WE WERE SICK of it all; the exploding cattle, the late night visits, and in light of the recent drought, the damage to our crops.
Farmers have a way of making things happen. We gathered in the spacious and downright boastful barn of the Mueller’s, big enough to park four combine harvesters, and have enough room left for eight tractors and a Model-T restoration project. It was more central than the town hall. And the Mueller’s promised food and drink.
I left my truck on the packed patch of land just outside the barn, crammed between tractors, quad bikes and other dirt covered 4x4s certain I’d be missing paint on my return from an errant door.
I saw the Robinson’s; the Miller’s; Merryweather’s; the Kutcher’s; the Ferguson’s; LeSalle’s, every face I saw I knew. It took me a half hour just to get inside the barn, fresh out of hello’s and greetings, my patience run down. After a day adding sweat to the band of my cowboy hat, I wanted food and drink. I was irritable, and no matter where I looked someone wanted to talk. I took a pew on the seats that had been set up, flanked by red harvesters, nearly a million a piece, their time indoors short-lived, soon they’d be out cutting grain – what was left of it.
“Good evening!” Jerry Tanner had entered through the back door, and he waved a pile of papers. “Let’s not waste any time…” Jerry looked at the groups of farmers and their wives and teenagers still talking, dead eyeing them to shut it and sit. That balding head was already turning red, the man couldn’t keep his tempter in check worth a lick. But he got things done.
After a game of musical chairs without the music, everyone arranged themselves, those left out stood leaning against the combines, idly picking dried strands of barley, wheat or oats from the reel and tines.
“Well?” Jerry stood behind a rickety waist high table, eyes to the congregation, scanning every face. “I am about sick, of those god damned extra terrestrials -”
“Extra terrorists more like..” someone murmured. A brief wave of chuckles ensued.
“Yes! Who said that! Who said that? That is god damned right. You sir? You are right on. Extra terrorists…” Jerry lingered on the expression, handling the new toy in his mind. “Like we need any more of those! When will the government take us seriously? Is it because we live in the country? You’re abso-lutely dead on it is. If this was happening in Chicago, New York..or..or..Los Angeles, there would be no problem. It would have been dealt with. The government looks after its city people. But here we are my friends, my relatives, my neighbours…nobody cares about us.”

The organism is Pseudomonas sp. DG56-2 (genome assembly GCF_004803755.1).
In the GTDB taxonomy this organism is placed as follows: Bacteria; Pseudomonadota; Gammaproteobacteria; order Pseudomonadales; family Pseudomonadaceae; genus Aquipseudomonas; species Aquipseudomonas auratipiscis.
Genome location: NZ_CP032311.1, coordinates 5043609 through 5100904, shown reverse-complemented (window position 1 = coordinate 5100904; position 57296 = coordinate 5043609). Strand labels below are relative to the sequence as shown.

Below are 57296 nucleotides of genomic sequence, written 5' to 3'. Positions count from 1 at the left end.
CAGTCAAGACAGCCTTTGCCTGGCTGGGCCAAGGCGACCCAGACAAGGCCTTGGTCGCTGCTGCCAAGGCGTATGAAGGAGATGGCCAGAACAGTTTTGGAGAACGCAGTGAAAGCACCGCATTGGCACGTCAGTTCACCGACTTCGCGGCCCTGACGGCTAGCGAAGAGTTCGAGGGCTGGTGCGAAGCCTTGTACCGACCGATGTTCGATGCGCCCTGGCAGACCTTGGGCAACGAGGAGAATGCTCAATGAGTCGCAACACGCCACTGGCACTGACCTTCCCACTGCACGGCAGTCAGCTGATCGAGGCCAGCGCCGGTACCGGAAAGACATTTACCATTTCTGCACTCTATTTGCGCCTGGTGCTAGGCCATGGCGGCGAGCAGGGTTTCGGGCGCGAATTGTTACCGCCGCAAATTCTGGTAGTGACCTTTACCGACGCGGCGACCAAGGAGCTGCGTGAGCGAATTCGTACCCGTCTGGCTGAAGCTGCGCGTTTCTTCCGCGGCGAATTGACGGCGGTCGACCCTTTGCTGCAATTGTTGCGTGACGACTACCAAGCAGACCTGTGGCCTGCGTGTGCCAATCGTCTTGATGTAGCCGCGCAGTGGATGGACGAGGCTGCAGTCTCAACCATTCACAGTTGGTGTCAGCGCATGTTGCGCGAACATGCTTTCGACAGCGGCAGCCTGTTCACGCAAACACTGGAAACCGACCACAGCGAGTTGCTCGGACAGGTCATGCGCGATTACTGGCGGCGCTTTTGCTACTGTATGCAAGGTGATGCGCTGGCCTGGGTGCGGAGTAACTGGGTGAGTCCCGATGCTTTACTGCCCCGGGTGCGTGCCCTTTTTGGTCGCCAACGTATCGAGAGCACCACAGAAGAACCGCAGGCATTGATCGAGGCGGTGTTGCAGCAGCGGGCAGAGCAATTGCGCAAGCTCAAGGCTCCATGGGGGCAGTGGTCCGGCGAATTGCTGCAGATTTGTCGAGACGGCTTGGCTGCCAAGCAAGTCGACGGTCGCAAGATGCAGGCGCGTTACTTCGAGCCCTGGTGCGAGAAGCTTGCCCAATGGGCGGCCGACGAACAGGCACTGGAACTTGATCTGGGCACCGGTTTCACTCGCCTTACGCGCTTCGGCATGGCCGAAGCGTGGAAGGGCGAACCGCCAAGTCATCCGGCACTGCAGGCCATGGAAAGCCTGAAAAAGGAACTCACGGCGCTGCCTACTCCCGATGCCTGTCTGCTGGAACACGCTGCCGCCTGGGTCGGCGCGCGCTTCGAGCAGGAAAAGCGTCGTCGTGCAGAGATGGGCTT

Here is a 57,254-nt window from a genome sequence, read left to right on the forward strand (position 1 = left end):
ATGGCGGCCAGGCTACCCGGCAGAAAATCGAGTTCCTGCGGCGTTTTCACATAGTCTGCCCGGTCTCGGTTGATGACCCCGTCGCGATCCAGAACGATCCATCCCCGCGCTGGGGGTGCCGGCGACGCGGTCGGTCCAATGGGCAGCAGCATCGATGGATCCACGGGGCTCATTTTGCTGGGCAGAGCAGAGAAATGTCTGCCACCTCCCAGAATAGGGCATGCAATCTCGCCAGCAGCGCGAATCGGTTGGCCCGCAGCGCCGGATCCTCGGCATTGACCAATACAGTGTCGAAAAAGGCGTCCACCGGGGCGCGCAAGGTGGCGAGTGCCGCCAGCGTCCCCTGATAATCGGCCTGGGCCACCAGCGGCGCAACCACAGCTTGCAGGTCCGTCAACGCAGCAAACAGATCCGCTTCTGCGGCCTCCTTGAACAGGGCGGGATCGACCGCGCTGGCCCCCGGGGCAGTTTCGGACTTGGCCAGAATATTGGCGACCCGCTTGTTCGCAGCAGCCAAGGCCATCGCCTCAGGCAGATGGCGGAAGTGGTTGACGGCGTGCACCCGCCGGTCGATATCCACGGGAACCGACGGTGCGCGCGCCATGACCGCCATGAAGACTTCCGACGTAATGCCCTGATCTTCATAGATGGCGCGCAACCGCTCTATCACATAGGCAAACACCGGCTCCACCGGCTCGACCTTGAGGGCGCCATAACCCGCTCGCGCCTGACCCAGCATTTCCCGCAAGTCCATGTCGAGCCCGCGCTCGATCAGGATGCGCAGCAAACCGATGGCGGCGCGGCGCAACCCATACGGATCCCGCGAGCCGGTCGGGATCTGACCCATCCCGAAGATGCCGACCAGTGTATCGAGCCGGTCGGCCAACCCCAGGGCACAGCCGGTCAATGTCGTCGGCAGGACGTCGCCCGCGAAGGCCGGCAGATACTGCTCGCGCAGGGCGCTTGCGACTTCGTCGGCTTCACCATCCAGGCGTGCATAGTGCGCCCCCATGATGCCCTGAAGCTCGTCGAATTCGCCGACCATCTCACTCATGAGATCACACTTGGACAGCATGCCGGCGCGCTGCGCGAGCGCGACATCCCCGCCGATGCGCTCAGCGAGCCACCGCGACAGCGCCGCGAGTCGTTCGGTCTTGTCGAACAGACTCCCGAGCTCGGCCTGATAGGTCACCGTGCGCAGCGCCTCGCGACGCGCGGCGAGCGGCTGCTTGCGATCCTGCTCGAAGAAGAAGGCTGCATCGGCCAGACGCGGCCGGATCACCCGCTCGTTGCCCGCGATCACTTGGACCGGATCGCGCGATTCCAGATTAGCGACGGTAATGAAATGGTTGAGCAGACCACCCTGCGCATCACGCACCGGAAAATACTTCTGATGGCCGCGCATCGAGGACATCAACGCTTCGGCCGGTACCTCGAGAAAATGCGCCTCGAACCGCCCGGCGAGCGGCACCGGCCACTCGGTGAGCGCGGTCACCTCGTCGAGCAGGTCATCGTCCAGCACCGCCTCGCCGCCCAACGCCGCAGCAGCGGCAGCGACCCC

Loud whooping and hollering broke out mixed with whistles.
Someone had to ask. “What about the food?” “Yeah…” murmurs of dissent broke out, mainly in the back section.
Jerry pretended not to hear, concentrating on his notes. “Well, truth be told, My darling wife…had a mix up with the freezer. For some god damned reason she unplugged it by mistake last week to get her curlers heated…in the basement… So there’s no barbecue, the meat spoiled. But there will be coffee and juice.”
“Will it be frozen?” quipped someone.
“Back to task people, back to task. How are we going to deal with the chaos? I tell you one way. We keep records of every single occurence. Anecdotal ain’t enough. We need spreadsheets, video and audio and pictorial evidence. And apart from that we need to look in to insurance policies that cover our assets. Let’s more closely define ‘an act of god’. If I see another god damned crop circle – I don’t care how beautiful and intricate they are, and yes indeed they make a great picture – I will do something crazy, I’ll hold the govnor hostage, I’ll, I’ll…go to Washington and squat in the White House…
Jerry was on the tail end of his ramble, I was looking up along with every other person except Jerry, it sounded like the roof was about to cave in, wood squealing. Then a piercing blue light filtered down as bits of barn began to peel away, debris falling on us.
In a mad scramble people squeezed passed the harvesters. Jerry was rooted to his spot when I turned around waiting to escape. With an almighty roar, I witnessed the sound of twisting splintering wood, and then – then the whole roof was taken clean off as if by a tin opener. The structure went crashing to the ground on the outside.
A blinding blue light appeared unobstructed, it felt warm and enticing. There were at least twenty of us still inside gawping at the triangle of blue utterly transfixed.
A second later the light shifted and two harvesters began to ascend as if they were weightless, plucked by invisible force up and up, until above the remains of the barn roof.
“Jerry!” I yelled, unable to take my eyes off the light, the harvesters rising still. Despite the brightness, the feeling I was lit up in every cell of my body, it wasn’t blinding. “JERRRRYYY!? JERRRY!”
“I think they heard you…”